All the Difference in the World: Postcoloniality and the Ends of Comparison

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Stanford University Press, 2007 - Literary Criticism - 278 pages
This book is about culture and comparison. Starting with the history of the discipline of comparative literature and its forgotten relation to the positivist comparative method, it inquires into the idea of comparison in a postcolonial world. Comparison was Eurocentric by exclusion when it applied only to European literature, and Eurocentric by discrimination when it adapted evolutionary models to place European literature at the forefront of human development. This book argues that inclusiveness is not a sufficient response to postcolonial and multiculturalist challenges because it leaves the basis of equivalence unquestioned. The point is not simply to bring more objects under comparison, but rather to examine the process of comparison. The book offers a new approach to the either/or of relativism and universalism, in which comparison is either impossible or assimilatory, by focusing instead on various forms of incommensurability comparisons in which there is a ground for comparison but no basis for equivalence. Each chapter develops a particular form of such cultural comparison from readings of important novelists (Joseph Conrad, Simone Schwartz-Bart), poets (Aimé Césaire, Derek Walcott), and theorists (Edouard Glissant, Jean-Luc Nancy).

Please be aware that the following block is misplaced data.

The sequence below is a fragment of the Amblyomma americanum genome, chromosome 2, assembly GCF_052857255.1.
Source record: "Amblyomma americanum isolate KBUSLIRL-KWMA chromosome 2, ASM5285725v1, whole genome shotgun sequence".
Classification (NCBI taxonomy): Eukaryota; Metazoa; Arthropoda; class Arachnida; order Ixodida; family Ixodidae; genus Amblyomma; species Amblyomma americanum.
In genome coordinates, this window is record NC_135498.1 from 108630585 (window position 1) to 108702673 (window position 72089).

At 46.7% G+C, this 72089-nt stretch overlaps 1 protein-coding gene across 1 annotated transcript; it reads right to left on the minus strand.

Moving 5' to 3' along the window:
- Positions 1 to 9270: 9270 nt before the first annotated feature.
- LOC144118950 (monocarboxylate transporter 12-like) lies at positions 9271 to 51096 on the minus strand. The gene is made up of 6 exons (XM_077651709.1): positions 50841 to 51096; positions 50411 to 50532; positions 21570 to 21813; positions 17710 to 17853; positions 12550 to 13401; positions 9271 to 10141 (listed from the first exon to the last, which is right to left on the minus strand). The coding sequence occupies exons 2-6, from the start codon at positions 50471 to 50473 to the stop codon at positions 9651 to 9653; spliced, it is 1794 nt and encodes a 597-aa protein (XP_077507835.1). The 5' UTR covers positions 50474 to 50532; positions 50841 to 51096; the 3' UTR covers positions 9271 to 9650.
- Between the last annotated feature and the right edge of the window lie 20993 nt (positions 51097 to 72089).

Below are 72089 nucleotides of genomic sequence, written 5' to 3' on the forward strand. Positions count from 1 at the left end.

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Contents

Conrad and Colonial Narration
44
Dissimilated Reading
84
Epic Similitude and the Pedagogy
113
Catastrophic Miniaturization
170
Notes
229
Bibliography
257
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About the author (2007)

Natalie Melas is Associate Professor of Comparative Literature at Cornell University.

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